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The Forward »

Trump Stoked The Islamophobia That Led To The New Zealand Mass Murder

March 18, 2019 | post a comment | Philip Johnson

“If you find yourself using the tragedy in New Zealand to take backhanded swipes at conservatives in America,” tweeted Congressman, and rising GOP star, Dan Crenshaw on Friday, “then you really have no shame and you are part of the problem.”

“Conservatives” is a broad category. So let’s narrow the focus to the Trump administration. And let’s be blunt — no “backhanded swipes.”

Has this administration blessed and fueled the anti-Muslim bigotry that, in the hands of lunatics, becomes mass murder? Absolutely.

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The Atlantic »

Secular Democrats Are the New Normal

March 15, 2019 | post a comment | Philip Johnson

Were a Democrat from the Clinton, Bush, or Obama eras to watch the presidential-announcement video that Beto O’Rourke released on Thursday, they would likely be struck by how it ended. Or, more specifically, by how it didn’t end. O’Rourke did not close with any mention of God.

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The Atlantic »

How Bigotry Made a Dove Out of Tucker Carlson

March 13, 2019 | post a comment | Philip Johnson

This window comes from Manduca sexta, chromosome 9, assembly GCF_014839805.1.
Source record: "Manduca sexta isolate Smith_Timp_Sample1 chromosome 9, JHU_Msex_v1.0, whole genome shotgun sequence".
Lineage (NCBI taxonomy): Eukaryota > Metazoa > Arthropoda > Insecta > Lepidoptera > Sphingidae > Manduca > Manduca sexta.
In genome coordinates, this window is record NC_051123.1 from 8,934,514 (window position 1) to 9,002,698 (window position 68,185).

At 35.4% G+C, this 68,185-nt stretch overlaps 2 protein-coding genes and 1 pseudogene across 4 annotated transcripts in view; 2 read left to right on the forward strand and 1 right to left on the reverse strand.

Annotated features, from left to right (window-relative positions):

In the Trump era, some on the anti-interventionist left have developed a tolerance for, even a grudging appreciation of, Tucker Carlson. The reason: He’s a caustic critic of hawkish foreign policy. The Intercept’s Glenn Greenwald, the historian Stephen F. Cohen, and the author Max Blumenthal—all of whom agree with Carlson that the Trump-Russia scandal is fueling a new cold war—regularly appear on his show. After Carlson last month savaged William Kristol and Max Boot as “professional war peddlers,” Democratic Representative Ro Khanna—one of the most creative and influential doves in Congress—praisedCarlson on Twitter for offering “a devastating critique [of] interventionism” that shows “there is an emerging, left right coalition of common sense for a foreign policy of restraint.”

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The Forward »

Why Does Congress Care More About Jewish Feelings Than Palestinian Rights?

March 8, 2019 | post a comment | Philip Johnson

Late last month, in between the firestorm over Congresswoman Ilhan Omar’s comments about AIPAC’s influence being “all about the Benjamins” and the firestorm over her comments about “allegiance to a foreign country,” the United Nations issued a report into Israel’s killing of 189 Palestinians — some of whom were journalists and health workers, and 35 of whom were children — and injuring of more than 9,000 during protests last year in the Gaza Strip.

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The Forward »

Debunking The Myth That Anti-Zionism Is Anti-Semitic

February 27, 2019 | post a comment | Philip Johnson

It’s a bewildering and alarming time to be a Jew, both because anti-Semitism is rising and because so many politicians are responding to it not by protecting Jews but by victimizing Palestinians.